One of the most detrimental side effects to apartheid was its destruction of the black family. The rules that determined where people lived meant that most black families didn't live together. Wives and children lived on the reserves, and the men lived in the cities. Despite their back breaking labor, men in the cities were often unable to provide sufficiently for their families back on the reserves. Even families that were together, like Mark's, were often together illegally. The apartheid system created such rage that it perpetuated violence. Mark's father is a prime example. Worked to the bone, unable to even properly feed or clothe his family, and living under constant threat of arrest, Papa becomes unbearably mean. Yet Mark's family does manage to stay together, in large part due to his mother's persistence and hard work.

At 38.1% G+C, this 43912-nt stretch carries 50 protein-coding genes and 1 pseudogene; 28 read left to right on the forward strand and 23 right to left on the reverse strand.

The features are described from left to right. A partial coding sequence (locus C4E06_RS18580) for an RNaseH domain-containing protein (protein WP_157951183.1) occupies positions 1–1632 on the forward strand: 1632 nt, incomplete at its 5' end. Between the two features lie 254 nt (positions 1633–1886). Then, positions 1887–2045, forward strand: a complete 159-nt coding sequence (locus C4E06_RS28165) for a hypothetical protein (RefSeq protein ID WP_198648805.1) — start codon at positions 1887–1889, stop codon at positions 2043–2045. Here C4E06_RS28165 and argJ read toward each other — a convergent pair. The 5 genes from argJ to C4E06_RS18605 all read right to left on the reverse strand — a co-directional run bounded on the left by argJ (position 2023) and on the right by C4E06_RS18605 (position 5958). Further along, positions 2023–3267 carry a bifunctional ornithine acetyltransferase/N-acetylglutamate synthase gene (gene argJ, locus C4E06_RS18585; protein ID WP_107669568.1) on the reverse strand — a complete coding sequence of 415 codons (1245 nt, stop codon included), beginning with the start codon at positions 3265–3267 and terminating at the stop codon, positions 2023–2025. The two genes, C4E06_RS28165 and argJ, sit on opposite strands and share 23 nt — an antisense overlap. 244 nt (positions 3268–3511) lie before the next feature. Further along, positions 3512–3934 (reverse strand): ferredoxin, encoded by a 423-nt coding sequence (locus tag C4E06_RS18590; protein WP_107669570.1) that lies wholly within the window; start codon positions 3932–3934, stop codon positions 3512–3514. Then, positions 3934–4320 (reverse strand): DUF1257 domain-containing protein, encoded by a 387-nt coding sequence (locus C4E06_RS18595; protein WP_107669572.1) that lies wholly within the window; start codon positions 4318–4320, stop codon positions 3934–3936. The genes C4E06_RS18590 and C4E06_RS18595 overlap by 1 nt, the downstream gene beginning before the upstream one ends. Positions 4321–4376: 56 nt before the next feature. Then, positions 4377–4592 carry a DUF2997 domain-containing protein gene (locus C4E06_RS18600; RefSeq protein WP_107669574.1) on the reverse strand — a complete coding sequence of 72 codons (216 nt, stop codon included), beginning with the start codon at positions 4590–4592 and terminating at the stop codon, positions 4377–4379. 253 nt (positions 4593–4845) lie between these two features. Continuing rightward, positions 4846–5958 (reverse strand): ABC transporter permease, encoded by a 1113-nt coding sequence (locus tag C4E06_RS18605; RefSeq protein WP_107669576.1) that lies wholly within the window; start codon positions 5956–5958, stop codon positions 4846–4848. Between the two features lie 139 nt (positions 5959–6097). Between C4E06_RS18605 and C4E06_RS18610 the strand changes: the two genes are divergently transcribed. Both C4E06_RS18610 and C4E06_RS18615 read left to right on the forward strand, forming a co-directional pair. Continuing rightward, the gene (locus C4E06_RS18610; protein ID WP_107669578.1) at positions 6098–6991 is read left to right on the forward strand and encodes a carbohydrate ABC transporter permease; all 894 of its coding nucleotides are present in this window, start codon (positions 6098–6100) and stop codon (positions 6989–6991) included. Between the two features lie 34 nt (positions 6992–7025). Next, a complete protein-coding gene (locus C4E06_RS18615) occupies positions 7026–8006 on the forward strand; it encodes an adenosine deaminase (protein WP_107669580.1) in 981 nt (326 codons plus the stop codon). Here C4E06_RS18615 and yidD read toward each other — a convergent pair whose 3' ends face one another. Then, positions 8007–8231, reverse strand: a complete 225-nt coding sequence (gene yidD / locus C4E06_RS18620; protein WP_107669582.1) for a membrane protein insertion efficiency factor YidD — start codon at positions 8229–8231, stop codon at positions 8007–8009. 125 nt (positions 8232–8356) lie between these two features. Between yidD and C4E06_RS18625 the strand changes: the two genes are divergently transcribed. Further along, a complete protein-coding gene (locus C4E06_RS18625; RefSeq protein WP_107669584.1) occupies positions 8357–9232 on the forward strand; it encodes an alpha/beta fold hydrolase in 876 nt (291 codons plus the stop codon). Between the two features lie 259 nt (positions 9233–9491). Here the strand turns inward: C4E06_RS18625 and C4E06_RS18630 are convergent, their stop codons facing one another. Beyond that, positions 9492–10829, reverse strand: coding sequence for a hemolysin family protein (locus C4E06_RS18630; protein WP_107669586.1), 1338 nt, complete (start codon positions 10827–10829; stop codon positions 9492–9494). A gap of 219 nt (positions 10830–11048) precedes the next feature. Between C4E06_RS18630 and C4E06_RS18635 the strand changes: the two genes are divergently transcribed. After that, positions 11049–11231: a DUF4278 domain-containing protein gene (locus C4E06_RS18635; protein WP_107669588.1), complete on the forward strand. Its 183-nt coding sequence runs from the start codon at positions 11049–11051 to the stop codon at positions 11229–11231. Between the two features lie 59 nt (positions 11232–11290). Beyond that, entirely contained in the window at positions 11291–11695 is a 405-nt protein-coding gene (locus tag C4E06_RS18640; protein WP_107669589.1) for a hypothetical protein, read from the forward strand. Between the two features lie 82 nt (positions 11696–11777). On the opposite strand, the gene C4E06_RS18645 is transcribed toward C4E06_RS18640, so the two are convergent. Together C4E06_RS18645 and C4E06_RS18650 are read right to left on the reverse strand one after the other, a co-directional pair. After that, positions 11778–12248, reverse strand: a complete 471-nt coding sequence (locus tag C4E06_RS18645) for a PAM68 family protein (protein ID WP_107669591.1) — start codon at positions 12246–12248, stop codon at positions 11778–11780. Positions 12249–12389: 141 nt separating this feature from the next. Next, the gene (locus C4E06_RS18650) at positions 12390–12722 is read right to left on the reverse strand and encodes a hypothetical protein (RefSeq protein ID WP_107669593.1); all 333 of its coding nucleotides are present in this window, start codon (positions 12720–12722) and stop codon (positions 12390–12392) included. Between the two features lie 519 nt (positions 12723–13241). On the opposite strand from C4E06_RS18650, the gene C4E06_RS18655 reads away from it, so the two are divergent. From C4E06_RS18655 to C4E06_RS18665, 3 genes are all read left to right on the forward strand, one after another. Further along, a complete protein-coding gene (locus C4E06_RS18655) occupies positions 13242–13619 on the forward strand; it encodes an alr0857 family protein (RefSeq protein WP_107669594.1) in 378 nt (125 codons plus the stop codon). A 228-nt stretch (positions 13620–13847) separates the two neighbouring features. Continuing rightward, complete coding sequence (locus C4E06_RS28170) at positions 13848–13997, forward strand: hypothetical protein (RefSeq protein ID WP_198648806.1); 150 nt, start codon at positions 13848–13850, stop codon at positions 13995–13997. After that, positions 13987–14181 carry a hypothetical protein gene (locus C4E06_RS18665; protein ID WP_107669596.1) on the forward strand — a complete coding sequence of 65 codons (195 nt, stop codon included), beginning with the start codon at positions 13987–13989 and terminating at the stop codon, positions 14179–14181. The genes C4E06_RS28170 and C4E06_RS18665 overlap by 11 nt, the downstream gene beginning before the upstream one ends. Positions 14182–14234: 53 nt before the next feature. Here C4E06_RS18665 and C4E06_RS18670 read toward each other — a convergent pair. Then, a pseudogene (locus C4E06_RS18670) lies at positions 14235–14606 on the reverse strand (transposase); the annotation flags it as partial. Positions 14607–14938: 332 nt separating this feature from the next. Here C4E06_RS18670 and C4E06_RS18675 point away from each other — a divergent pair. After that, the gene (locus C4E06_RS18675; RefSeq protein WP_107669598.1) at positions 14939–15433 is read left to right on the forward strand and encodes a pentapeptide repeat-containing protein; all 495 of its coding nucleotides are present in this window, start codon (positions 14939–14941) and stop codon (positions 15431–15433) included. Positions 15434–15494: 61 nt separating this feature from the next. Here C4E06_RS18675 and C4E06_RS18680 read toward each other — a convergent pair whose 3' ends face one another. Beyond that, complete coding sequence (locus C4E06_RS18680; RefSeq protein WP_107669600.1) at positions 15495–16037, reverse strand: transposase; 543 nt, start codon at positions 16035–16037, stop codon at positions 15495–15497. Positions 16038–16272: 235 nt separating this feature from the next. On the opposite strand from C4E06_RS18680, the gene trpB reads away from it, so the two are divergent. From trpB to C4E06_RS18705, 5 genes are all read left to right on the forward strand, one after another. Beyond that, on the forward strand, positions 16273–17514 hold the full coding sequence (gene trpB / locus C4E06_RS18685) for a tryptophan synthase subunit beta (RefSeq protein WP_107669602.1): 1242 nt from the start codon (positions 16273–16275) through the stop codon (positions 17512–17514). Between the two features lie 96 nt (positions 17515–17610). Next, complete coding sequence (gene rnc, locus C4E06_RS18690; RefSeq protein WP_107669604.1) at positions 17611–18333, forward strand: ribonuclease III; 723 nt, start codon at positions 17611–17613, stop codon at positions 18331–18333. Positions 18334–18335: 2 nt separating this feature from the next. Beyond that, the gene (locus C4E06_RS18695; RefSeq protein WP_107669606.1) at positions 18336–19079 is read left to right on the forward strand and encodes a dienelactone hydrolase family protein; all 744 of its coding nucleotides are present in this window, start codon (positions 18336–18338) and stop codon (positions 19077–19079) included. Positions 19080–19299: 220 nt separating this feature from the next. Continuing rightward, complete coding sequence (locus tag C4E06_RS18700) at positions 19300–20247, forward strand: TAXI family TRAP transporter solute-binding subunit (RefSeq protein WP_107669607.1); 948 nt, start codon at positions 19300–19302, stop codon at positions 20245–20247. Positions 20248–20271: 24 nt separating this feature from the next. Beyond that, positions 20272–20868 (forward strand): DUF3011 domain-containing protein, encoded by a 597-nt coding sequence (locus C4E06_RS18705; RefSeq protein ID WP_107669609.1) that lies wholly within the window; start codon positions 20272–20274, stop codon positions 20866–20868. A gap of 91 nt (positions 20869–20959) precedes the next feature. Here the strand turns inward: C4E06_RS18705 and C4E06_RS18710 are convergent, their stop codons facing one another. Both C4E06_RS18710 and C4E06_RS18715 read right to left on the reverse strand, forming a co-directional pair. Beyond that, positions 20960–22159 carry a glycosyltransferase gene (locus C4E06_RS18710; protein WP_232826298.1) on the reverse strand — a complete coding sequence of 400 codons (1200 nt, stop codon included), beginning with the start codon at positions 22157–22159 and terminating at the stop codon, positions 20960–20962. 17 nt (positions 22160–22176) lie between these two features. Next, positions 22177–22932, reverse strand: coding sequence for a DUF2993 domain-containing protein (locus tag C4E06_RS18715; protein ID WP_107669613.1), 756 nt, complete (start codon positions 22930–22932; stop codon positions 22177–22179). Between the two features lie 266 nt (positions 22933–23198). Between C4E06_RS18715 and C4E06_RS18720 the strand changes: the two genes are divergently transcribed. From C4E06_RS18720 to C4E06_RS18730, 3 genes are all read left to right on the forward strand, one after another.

Even though Mark's family supports his efforts, it also undermines him with demands for his time and money as the first-born son.
Although Mark faces enormous opposition from his father, his mother's support allows him to succeed. This division in the family is only overcome at the very end of Kaffir Boy, as Mark says goodbye, but the narratives holds out little hope that the family can remain united during the four years Mark is in the United States.